Australia’s COVID-19 hotspot records two cases ahead of plans to ease lockdown

FILE PHOTO: A person wears a scarf as a protective face mask in Melbourne after it became the first city in Australia to enforce mask-wearing in public as part of efforts to curb a resurgence of the coronavirus disease (COVID-19), July 23, 2020. REUTERS/Sandra Sanders

MELBOURNE (Reuters) – Australia’s state of Victoria, the epicentre of the country’s coronavirus outbreak, will see some of its months-long restrictions eased as of Monday but retailers and restaurants must wait longer, the state’s premier said on Sunday.

After more than 100 days in a strict lockdown, the five million people living in Melbourne, Victoria’s capital, will be able to spend as much time outdoors as they wish, but must stay within a 25-kilometre (15-mile) radius from their homes, Premier Daniel Andrews said.

Public gatherings will remain tightly limited, and retailers and restaurants must operate only on take-away or delivery orders, with the state government eyeing their reopening by Nov. 1, Andrews said.

“I know and understand that not everything everybody wanted is in the announcement I have made today,” Andrews told a news conference. “I have announced today what is safe but will not undermine the sacrifice, the hard work, the pain, the amazing efforts that Victorians have put in.”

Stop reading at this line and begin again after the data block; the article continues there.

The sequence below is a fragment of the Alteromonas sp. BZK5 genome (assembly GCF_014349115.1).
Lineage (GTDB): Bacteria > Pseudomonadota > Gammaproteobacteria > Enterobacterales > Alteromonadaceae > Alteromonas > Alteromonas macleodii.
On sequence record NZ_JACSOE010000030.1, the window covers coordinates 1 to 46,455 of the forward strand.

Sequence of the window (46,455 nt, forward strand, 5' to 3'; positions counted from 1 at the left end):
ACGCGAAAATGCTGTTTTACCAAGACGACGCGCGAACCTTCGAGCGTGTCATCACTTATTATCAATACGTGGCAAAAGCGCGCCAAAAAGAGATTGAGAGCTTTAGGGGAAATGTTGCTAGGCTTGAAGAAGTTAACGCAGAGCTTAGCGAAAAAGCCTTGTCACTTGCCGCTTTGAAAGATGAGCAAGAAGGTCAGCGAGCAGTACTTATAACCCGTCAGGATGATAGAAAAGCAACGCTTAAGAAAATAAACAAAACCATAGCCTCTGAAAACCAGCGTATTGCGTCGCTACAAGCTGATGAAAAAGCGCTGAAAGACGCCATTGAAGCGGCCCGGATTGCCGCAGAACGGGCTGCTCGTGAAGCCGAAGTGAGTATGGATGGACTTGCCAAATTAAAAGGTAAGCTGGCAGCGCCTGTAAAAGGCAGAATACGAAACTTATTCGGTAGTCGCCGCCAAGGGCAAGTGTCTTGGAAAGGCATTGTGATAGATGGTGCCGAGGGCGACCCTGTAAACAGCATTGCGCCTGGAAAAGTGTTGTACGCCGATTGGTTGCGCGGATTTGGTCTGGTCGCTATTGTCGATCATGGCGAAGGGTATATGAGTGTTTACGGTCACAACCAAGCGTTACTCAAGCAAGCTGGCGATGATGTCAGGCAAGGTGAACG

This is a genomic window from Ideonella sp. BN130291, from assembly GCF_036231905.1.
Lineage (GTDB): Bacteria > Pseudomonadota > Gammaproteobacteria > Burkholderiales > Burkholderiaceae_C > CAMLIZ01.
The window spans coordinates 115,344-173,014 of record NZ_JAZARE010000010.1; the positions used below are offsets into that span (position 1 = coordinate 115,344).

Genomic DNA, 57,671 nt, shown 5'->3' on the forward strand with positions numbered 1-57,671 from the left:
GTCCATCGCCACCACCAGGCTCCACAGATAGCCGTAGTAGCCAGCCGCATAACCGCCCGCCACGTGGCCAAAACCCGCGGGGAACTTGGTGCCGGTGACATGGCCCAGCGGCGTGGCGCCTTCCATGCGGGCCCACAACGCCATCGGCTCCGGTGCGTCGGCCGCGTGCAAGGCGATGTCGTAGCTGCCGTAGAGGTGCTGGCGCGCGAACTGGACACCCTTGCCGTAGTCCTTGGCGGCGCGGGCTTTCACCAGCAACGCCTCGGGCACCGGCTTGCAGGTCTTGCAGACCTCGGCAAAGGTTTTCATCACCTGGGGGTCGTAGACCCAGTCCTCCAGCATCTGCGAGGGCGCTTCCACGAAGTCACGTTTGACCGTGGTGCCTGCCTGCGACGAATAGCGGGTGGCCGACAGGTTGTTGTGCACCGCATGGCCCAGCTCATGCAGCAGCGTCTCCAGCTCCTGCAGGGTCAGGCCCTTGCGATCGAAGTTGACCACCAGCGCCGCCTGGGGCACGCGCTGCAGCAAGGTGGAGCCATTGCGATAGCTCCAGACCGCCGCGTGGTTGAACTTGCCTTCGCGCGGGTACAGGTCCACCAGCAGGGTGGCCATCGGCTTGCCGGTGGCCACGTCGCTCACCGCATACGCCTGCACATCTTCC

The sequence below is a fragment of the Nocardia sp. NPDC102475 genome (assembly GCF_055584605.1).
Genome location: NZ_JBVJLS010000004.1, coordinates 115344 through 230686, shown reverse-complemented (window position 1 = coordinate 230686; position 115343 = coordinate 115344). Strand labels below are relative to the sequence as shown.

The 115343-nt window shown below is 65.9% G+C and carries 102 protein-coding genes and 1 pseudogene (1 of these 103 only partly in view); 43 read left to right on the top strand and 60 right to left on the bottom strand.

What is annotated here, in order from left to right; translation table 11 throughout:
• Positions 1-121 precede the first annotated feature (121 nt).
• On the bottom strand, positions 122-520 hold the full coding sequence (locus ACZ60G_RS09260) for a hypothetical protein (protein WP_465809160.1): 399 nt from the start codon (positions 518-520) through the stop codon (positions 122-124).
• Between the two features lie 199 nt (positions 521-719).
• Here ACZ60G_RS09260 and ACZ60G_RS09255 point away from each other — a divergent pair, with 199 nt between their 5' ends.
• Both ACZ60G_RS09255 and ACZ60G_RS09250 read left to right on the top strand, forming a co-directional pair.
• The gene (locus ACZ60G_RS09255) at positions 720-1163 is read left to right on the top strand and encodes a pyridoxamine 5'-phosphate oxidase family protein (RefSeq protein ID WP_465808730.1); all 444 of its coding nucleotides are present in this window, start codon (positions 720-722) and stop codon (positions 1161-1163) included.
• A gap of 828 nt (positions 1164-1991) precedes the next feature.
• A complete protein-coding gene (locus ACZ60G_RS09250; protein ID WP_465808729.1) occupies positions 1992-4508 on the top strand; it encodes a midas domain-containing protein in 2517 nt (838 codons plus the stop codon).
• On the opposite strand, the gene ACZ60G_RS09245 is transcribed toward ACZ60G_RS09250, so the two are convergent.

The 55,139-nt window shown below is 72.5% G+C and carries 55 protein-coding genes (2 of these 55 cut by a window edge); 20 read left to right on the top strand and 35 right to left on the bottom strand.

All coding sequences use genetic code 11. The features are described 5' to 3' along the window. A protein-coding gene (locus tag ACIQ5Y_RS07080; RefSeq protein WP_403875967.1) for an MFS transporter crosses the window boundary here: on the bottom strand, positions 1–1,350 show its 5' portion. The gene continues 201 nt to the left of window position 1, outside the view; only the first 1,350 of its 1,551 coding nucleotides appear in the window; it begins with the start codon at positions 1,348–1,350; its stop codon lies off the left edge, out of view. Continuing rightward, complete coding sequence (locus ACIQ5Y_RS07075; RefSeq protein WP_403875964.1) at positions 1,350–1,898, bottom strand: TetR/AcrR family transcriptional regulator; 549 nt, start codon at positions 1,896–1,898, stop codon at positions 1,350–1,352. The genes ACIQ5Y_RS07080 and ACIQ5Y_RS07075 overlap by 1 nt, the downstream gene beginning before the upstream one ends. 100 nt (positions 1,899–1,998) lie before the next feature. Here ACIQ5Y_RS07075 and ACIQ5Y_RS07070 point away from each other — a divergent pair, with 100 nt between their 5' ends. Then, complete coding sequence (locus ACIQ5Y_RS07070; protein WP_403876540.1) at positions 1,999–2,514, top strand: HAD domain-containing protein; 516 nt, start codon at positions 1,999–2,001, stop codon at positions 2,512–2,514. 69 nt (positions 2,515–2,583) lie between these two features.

Andrews, whose Labor Party government is in opposition to the ruling conservative Liberal Party, has been pressured by the federal government to reopen, but he said he will do only what he deems safe.

“If we do too much too fast, we will be where none of us want to be again,” Andrews said.

On Sunday, Victoria recorded two new cases of COVID-19, extending its streak of single-digit infections to five days and down from more than 700 cases a day in early August.

With 816 deaths, Australia’s second-largest state accounts for more than 90% of all lives lost to the COVID-19 in Australia this year. Australia has recorded just over 27,300 infections, according to health ministry data, a fraction of what has been seen in some other countries.

Reporting by Lidia Kelly; Editing by Daniel Wallis and William Mallard

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